Tiernay West, Professional Adventurer
Author: Janni Lee Simner
Publisher: Cholla Bear Press (website unavaiable)
DISCLOSURE: Unlike the majority of reviews in this blog, I've neither bought this book nor borrowed it from the library. This is a "galley" copy ebook, supplied by Net Galley. I'm not receiving (nor will I expect to receive or accept) remuneration for this review.
This review will be shorter than my usual ones because this is a very short novel, and it's new, so I don't want to give out too many spoilers here. Let's talk about the importance of names and titles! This novel is a classical example of picking the right name for your novel in my opinion. It was originally titled Secret of the Three Treasures, which is very tame. It's almost hard to believe what a quick switcheroo can do, but now we have the magnificent title Tiernay West, Professional Adventurer - can you believe that? I think that's leagues ahead of the original and really catchy. I probably never would have read this had it retained its original name. I'm not one for going on much about covers (unless they really tick me off), because authors typically have little to do with their cover (and all-too-often little to do with their title!), but this cover is also wonderful. It amplifies the title perfectly.
This is yet another novel where I fell so in love with the title that I couldn't not read it! Of course, as I've discovered with other novels, a great title doesn’t guarantee a great read, but I'm always optimistic that a writer who can come up with a title like that can also write a novel like that, and unlike my previous experience with such a title, this novel kept me on-board to the very end.
I did get tripped up by the very first sentence. The author amusingly writes a short paragraph at the start of each chapter in italics, as though Tiernay truly is an adventurer. I loved this, but the very first one confused me. At first I thought it was written badly, but after I’d run it through my mind about four times employing different emphasis, pauses, and speeds, I realized it’s perfectly fine. Maybe it was just me, but I’d be a wee bit worried having a novel, even one with a brilliant title, starting out with a sentence that it takes a reader three or four passes through it before he gets it! Here's the sentence in case you're interested in seeing if you're sharper than I am!
Tiernay west stalked through the forest, silent as the great cats of the African plains, deadly as the fabled Royal Assassins of Arakistan.
Now when I read it, it seems perfectly fine to me. I think it was the juxtaposition of 'forest' and 'plains' which tripped me up initially; then my mind was so focused on that, that I couldn’t grasp the rest of the sentence!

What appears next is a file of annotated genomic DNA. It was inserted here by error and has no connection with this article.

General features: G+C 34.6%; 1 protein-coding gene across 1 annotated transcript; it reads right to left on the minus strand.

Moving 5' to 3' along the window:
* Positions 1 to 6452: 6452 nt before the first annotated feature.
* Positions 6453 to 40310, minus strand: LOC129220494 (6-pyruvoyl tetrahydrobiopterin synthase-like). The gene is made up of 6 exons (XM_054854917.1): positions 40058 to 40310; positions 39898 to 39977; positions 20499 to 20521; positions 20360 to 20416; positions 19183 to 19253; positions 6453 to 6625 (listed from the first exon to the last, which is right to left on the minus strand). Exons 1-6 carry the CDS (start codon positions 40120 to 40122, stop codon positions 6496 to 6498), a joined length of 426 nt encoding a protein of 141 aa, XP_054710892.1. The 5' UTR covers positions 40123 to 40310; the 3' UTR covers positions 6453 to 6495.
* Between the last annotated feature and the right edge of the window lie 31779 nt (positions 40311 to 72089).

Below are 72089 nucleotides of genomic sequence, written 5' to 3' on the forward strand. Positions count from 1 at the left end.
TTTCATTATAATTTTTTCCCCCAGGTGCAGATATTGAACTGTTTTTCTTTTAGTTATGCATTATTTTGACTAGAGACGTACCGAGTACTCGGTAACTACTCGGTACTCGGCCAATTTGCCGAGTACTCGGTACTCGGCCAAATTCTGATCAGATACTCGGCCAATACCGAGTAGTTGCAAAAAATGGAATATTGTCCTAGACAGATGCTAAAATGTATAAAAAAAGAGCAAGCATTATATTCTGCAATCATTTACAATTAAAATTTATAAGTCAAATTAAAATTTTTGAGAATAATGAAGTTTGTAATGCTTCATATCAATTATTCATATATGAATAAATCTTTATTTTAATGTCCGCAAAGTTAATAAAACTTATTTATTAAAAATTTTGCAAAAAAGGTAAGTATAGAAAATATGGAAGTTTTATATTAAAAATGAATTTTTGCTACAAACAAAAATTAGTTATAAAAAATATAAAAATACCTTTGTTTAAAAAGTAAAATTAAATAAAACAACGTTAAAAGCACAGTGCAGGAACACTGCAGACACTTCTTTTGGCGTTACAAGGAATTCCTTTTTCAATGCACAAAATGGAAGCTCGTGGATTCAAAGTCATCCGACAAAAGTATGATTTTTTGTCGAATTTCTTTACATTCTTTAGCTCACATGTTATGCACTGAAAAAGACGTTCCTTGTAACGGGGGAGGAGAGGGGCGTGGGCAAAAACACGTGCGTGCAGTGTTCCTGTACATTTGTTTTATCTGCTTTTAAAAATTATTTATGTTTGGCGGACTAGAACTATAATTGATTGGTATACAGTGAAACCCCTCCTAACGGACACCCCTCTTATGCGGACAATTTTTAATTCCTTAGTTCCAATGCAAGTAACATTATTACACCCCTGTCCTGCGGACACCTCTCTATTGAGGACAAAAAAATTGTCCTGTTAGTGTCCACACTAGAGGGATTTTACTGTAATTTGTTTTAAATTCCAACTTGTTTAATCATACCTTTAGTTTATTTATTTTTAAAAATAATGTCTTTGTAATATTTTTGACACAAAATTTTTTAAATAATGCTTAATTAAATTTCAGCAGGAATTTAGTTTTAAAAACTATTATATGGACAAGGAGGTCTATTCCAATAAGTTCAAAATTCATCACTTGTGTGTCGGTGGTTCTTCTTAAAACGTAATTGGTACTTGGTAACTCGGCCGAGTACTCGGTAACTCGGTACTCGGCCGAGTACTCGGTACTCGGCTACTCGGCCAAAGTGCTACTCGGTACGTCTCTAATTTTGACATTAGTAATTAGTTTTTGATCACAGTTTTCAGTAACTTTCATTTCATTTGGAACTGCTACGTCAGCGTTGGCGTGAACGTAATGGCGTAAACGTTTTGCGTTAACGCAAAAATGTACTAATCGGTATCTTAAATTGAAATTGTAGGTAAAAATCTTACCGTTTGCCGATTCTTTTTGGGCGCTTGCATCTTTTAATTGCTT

I am so in love with Tiernay Markowitz (from which you know it’s only a short hop to 'West'). She's an admirably feisty and determined young woman. She wants to be an adventurer, and to take after the hero in the novels her dad writes. Not that she sees dad much these days, since he and mom have split up. Now she has to deal with the new man in her mom's life, Greg, who seems like a nice guy, but who doesn’t seem even remotely interested in adventuring; nor does his young son Kevin - at least, not at first. I loved Tiernay's long-suffering mom, too. She was the perfect combination of feistiness herself, and of face-palming patience in the face of her daughter's aggressive self-confidence
Acting on information received (by eavesdropping on a nearby table at the restaurant where they ate lunch), Tiernay learns of treasure! This treasure could even be in her home town. Admirably, she heads to the library and discovers a really interesting book about her ancestors, and what should drop out of the book but a short, handwritten note, which mentions not one, but three treasures! Tiernay is on the job, and next she does some Internet research. Yes! She uses the library and the Internet! She researches. She doesn't have things miraculously drop into her lap (apart from that one note!). She doesn't have magical powers. She isn't 'the chosen one'. She's not part angel, part demon or whatever, she's just a regular ordinary child who refuses to be hobbled by others' perceptions of her age and gender and so becomes extraordinary. In short, she's how every main female character should be. How hard is that? Why can more authors - especially female ones who write about females - not get what Jannie Lee Simner has grasped so firmly in both hands?
Tiernay is the kind of daughter I would have chosen, had I had one to choose. She's smart, fearless, indomitable, and completely adorable. She's not afraid to go out on a limb, even under the derision of others. She's always optimistic, she sticks to her guns (even though she carries none!), and she selflessly plays it out to the end. There's rather more than a handful of YA novelists I could name who could learn how to craft a strong female main character by reading this novel, let me tell you! I recommend this novel without reservation not just for the appropriate age group reader but for anyone who likes a good yarn, and for any writer who wants to know how it should be done.
I'm not a big fan of series, but once in a while there comes along a character who has earned the right to be in a trilogy or series, and Tiernay "West" is definitely such a character. I'd like to see more of her. I'd also like to see an adult fiction about the grown-up Tiernay, perhaps where her life didn't quite turn out to be the adventuring existence she had envisioned as a child, where she's in an interesting but relatively mundane job (maybe she's a tour guide, so at least she gets to travel) and then, quite by chance, something pops up on her radar and leads to a rollicking adventure. Yeah. I want to be a beta reader for those stories!